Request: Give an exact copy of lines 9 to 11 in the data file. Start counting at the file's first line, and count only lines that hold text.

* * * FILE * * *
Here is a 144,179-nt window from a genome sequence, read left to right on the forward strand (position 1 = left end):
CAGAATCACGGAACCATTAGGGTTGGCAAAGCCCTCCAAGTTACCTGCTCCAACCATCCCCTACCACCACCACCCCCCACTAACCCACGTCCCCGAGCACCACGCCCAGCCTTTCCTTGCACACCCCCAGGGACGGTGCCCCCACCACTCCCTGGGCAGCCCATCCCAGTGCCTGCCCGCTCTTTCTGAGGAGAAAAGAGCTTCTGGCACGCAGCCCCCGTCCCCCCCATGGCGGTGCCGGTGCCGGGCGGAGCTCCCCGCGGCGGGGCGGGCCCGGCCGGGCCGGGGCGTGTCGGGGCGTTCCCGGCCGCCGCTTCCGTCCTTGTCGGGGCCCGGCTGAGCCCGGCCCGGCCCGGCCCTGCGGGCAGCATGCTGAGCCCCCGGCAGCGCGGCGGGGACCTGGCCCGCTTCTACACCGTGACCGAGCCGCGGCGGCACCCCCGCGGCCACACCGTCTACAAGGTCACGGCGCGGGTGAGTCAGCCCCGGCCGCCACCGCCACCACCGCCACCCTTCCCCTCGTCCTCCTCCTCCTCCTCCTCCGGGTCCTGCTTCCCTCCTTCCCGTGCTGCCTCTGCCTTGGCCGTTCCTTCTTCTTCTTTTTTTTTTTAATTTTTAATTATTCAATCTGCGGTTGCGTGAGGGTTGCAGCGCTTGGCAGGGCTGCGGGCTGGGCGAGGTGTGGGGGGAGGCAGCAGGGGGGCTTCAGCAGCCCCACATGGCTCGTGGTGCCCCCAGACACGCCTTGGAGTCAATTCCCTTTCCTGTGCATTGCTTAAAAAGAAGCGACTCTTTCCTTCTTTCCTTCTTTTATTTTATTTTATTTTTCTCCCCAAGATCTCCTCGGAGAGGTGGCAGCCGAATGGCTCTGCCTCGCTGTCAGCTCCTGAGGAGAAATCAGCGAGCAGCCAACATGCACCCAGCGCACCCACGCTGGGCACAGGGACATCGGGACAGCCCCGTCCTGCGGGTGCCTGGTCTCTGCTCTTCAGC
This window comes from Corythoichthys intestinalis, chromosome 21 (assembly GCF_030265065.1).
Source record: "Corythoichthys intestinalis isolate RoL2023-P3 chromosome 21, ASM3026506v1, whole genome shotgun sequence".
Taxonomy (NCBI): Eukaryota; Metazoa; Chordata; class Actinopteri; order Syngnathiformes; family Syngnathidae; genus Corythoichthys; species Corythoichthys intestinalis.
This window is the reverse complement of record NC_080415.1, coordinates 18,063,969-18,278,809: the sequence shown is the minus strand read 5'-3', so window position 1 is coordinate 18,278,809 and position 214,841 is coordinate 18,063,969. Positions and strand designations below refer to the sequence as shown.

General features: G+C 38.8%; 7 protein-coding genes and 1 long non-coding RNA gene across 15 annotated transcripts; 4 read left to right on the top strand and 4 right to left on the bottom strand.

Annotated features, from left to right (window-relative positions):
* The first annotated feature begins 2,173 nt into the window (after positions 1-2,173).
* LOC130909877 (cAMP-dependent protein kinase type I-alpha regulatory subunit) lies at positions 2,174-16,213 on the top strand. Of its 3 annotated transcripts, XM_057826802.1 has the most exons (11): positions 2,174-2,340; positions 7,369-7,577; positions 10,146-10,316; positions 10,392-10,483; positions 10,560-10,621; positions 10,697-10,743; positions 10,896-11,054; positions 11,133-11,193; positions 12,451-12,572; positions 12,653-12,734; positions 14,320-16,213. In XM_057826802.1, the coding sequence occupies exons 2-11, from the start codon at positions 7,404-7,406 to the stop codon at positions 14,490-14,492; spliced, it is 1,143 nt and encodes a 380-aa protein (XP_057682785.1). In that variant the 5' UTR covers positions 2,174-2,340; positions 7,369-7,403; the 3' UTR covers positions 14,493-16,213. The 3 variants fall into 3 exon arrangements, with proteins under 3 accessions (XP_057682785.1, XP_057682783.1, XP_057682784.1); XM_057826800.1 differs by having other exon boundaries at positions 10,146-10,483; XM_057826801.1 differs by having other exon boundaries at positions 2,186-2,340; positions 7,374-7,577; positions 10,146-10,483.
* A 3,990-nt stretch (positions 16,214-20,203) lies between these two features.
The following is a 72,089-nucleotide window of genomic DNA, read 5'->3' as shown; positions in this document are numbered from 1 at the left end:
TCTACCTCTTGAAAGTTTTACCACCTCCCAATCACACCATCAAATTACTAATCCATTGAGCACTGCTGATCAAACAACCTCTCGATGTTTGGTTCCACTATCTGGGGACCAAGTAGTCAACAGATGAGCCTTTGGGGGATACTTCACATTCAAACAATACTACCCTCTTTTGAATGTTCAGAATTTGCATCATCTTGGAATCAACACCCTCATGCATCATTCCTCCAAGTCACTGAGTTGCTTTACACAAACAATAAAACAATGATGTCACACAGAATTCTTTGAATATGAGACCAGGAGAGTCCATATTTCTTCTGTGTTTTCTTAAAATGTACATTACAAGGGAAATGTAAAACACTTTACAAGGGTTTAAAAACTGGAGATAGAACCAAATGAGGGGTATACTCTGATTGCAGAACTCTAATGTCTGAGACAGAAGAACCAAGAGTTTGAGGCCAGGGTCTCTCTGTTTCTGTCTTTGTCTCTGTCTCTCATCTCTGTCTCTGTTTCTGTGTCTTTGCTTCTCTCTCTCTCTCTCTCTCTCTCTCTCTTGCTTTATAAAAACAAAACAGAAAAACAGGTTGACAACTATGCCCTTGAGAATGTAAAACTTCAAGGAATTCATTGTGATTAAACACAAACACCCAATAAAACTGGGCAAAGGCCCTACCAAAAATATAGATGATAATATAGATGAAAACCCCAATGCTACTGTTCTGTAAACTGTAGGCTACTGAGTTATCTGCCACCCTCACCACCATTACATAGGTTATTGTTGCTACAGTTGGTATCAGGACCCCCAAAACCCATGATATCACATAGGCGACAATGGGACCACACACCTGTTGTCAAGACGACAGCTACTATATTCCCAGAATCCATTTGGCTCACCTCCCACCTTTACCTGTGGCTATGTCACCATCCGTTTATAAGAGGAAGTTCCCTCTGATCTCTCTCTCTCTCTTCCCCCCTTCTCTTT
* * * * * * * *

* The first annotated feature begins 2,173 nt into the window (after positions 1-2,173).
* LOC130909877 (cAMP-dependent protein kinase type I-alpha regulatory subunit) lies at positions 2,174-16,213 on the top strand. Of its 3 annotated transcripts, XM_057826802.1 has the most exons (11): positions 2,174-2,340; positions 7,369-7,577; positions 10,146-10,316; positions 10,392-10,483; positions 10,560-10,621; positions 10,697-10,743; positions 10,896-11,054; positions 11,133-11,193; positions 12,451-12,572; positions 12,653-12,734; positions 14,320-16,213. In XM_057826802.1, the coding sequence occupies exons 2-11, from the start codon at positions 7,404-7,406 to the stop codon at positions 14,490-14,492; spliced, it is 1,143 nt and encodes a 380-aa protein (XP_057682785.1). In that variant the 5' UTR covers positions 2,174-2,340; positions 7,369-7,403; the 3' UTR covers positions 14,493-16,213. The 3 variants fall into 3 exon arrangements, with proteins under 3 accessions (XP_057682785.1, XP_057682783.1, XP_057682784.1); XM_057826800.1 differs by having other exon boundaries at positions 10,146-10,483; XM_057826801.1 differs by having other exon boundaries at positions 2,186-2,340; positions 7,374-7,577; positions 10,146-10,483.
* A 3,990-nt stretch (positions 16,214-20,203) lies between these two features.